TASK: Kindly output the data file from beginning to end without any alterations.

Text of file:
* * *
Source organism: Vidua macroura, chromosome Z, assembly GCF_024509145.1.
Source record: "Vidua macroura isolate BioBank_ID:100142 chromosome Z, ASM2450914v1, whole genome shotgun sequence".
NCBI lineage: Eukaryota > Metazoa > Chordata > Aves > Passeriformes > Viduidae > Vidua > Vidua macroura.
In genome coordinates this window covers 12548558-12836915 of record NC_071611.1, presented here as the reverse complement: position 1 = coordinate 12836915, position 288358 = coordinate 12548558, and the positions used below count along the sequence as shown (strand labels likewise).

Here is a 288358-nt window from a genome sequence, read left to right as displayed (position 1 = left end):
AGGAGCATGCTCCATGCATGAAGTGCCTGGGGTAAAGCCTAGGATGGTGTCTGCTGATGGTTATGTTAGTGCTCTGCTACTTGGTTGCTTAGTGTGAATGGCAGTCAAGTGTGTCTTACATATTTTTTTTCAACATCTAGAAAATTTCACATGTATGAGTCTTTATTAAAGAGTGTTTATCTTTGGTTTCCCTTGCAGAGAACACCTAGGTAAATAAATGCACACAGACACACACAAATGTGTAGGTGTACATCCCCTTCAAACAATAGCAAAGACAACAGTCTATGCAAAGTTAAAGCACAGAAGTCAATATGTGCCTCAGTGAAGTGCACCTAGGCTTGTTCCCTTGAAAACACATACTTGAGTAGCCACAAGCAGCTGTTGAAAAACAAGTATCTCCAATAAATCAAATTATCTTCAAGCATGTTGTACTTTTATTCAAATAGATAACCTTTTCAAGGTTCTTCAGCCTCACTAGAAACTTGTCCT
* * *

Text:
Source organism: Vidua macroura, chromosome Z, assembly GCF_024509145.1.
Source record: "Vidua macroura isolate BioBank_ID:100142 chromosome Z, ASM2450914v1, whole genome shotgun sequence".
NCBI lineage: Eukaryota > Metazoa > Chordata > Aves > Passeriformes > Viduidae > Vidua > Vidua macroura.
In genome coordinates this window covers 12548558-12836915 of record NC_071611.1, presented here as the reverse complement: position 1 = coordinate 12836915, position 288358 = coordinate 12548558, and the positions used below count along the sequence as shown (strand labels likewise).

Here is a 288358-nt window from a genome sequence, read left to right as displayed (position 1 = left end):
AGGAGCATGCTCCATGCATGAAGTGCCTGGGGTAAAGCCTAGGATGGTGTCTGCTGATGGTTATGTTAGTGCTCTGCTACTTGGTTGCTTAGTGTGAATGGCAGTCAAGTGTGTCTTACATATTTTTTTTCAACATCTAGAAAATTTCACATGTATGAGTCTTTATTAAAGAGTGTTTATCTTTGGTTTCCCTTGCAGAGAACACCTAGGTAAATAAATGCACACAGACACACACAAATGTGTAGGTGTACATCCCCTTCAAACAATAGCAAAGACAACAGTCTATGCAAAGTTAAAGCACAGAAGTCAATATGTGCCTCAGTGAAGTGCACCTAGGCTTGTTCCCTTGAAAACACATACTTGAGTAGCCACAAGCAGCTGTTGAAAAACAAGTATCTCCAATAAATCAAATTATCTTCAAGCATGTTGTACTTTTATTCAAATAGATAACCTTTTCAAGGTTCTTCAGCCTCACTAGAAACTTGTCCT